This school is situated between Mbombela and White River and made headlines following the death of one of its pupils, 19-year-old Pabalo Seane. She died in August this year at the Nelspruit Medi Clinic and her family claimed she had been sjambokked at school.
Since the school opened its doors more than two decades ago, some parents have apparently complained about their children being severely beaten, but no steps were taken by the Department of Education to establish whether this was true.
The death of Seane prompted the education authorities to launch an investigation into the allegations and a special task team has now submitted a 50-page report regarding its findings.
The Mpumalanga Education Department subsequently revoked the school’s registration.
The pupils completed their exams last week and the school has closed for the holidays. But its registration has been revoked as from January 1 next year. Parents had already (before the registration was revoked), enrolled their children for next year and they are now in dire straits.
The school headed to the high court to obtain an urgent order allowing it to operate, pending an application brought at a later stage to challenge the department’s closure of the school.
Judge Andre Louw was on Tuesday told that the review application would take some time to get on the roll. The registered pupils otherwise have nowhere to go.
Counsel for the school said if the judge did not grant an urgent order in their favour, it would mean the end of the school.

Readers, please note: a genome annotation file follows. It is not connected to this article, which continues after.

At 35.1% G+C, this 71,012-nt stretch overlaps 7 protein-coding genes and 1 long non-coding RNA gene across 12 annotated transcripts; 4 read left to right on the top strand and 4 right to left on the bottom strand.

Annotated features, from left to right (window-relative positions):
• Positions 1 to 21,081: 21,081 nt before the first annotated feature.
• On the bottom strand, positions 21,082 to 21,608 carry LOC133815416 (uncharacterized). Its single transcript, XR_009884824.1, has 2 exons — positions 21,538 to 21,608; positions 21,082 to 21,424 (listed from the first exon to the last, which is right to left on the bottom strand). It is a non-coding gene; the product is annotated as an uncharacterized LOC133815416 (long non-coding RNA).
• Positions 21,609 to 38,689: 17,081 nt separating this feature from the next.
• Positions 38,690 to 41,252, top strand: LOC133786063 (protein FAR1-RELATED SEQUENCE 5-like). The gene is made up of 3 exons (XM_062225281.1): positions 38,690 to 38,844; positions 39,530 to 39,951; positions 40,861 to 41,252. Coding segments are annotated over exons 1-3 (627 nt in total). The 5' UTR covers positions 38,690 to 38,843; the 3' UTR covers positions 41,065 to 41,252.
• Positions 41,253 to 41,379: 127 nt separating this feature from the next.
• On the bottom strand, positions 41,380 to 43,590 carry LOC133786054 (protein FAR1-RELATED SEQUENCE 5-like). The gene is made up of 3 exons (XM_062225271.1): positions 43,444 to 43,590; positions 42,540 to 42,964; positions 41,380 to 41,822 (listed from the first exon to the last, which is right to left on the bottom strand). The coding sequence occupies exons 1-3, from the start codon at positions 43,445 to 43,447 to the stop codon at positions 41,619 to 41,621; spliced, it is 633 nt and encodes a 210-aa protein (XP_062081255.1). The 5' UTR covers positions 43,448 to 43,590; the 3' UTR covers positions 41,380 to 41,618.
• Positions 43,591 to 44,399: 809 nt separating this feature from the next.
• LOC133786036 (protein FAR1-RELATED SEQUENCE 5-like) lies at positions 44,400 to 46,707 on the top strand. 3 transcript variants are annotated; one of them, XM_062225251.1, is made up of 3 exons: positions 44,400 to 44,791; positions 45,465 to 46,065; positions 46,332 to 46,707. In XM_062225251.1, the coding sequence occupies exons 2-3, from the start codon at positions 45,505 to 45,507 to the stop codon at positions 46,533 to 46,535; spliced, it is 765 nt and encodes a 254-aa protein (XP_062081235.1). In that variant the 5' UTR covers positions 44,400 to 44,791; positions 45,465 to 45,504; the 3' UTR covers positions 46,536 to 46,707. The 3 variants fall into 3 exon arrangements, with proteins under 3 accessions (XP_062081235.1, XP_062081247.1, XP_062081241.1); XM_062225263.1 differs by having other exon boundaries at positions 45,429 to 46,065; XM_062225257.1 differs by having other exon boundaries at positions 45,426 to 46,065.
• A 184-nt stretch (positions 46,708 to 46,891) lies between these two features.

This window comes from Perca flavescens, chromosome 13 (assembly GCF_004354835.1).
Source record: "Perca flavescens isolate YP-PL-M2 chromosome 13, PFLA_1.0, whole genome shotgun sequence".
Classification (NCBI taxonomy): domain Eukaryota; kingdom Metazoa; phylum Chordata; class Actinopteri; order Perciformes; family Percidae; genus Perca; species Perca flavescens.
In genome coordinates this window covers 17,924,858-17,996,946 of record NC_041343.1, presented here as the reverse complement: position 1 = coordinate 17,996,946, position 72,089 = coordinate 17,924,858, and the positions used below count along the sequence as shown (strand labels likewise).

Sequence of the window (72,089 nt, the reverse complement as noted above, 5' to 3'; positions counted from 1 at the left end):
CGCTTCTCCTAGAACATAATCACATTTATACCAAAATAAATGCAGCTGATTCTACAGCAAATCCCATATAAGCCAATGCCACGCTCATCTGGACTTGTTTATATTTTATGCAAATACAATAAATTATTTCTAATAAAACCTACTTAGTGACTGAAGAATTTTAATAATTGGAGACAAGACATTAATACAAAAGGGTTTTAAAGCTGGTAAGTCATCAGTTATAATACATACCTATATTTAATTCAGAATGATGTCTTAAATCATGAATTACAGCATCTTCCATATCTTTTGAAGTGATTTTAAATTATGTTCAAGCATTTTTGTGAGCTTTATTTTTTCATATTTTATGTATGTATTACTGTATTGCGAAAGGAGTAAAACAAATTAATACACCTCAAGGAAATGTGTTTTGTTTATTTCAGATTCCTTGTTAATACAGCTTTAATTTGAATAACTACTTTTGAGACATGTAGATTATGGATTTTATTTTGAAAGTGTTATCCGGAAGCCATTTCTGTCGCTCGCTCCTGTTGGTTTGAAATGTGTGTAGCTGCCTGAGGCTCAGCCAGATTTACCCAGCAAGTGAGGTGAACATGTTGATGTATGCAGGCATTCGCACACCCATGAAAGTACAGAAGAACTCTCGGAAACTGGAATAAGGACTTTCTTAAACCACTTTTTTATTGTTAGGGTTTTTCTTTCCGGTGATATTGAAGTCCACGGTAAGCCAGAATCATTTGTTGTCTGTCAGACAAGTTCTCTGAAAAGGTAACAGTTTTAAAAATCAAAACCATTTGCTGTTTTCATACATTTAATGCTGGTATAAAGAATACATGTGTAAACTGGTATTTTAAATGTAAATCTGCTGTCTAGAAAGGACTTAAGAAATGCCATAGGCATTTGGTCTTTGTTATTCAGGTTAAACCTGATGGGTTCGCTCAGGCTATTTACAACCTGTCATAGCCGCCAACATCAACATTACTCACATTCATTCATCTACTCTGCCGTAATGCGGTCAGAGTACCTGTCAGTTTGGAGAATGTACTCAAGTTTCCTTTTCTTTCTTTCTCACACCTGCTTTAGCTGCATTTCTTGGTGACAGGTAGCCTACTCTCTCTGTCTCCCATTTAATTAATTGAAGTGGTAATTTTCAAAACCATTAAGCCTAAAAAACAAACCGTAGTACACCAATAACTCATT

An order granted after next year’s school year started, even if it was in favour of the school, would be academic as the school year would have already started.
While there were complaints of corporal punishment at the school and the task team, after interviewing some of the affected parties, found this to be true, the school denied this.
The school’s counsel, DB du Preez SC, told Judge Louw that there were general accusations of corporal punishment, but no dates or details were provided.
He said the department simply revoked the licence to operate without giving the school the chance to explain itself or to dispute the allegations. Du Preez said the department said it would not tolerate the physical punishment of the pupils, but did not give the school the chance to address the concerns.
Judge Louw responded: “Is it not obvious that if their concern is corporal punishment, then stop it.”
Du Preez repeated that there was no corporal punishment at the school. He said the department did not follow procedure in revoking its registration and the court should rule in the school’s favour.
He also stressed that the police investigation into the death of Seane had not been concluded and the department had thus acted too hastily.
The court was also told that the task team did not appreciate that the teachers denied the allegations of corporal punishment. They also failed to consider that Seane was ill and had drunk an antiseptic (Savlon) before her death.
Judgment was reserved.
Five arrested for Lawley protest
IOL News 4 December 2014
Johannesburg - Five men were arrested for public violence in Lawley, Johannesburg, Gauteng police said on Thursday.
Warrant Officer Kay Makhubela said they were arrested during a protest in the area on Wednesday.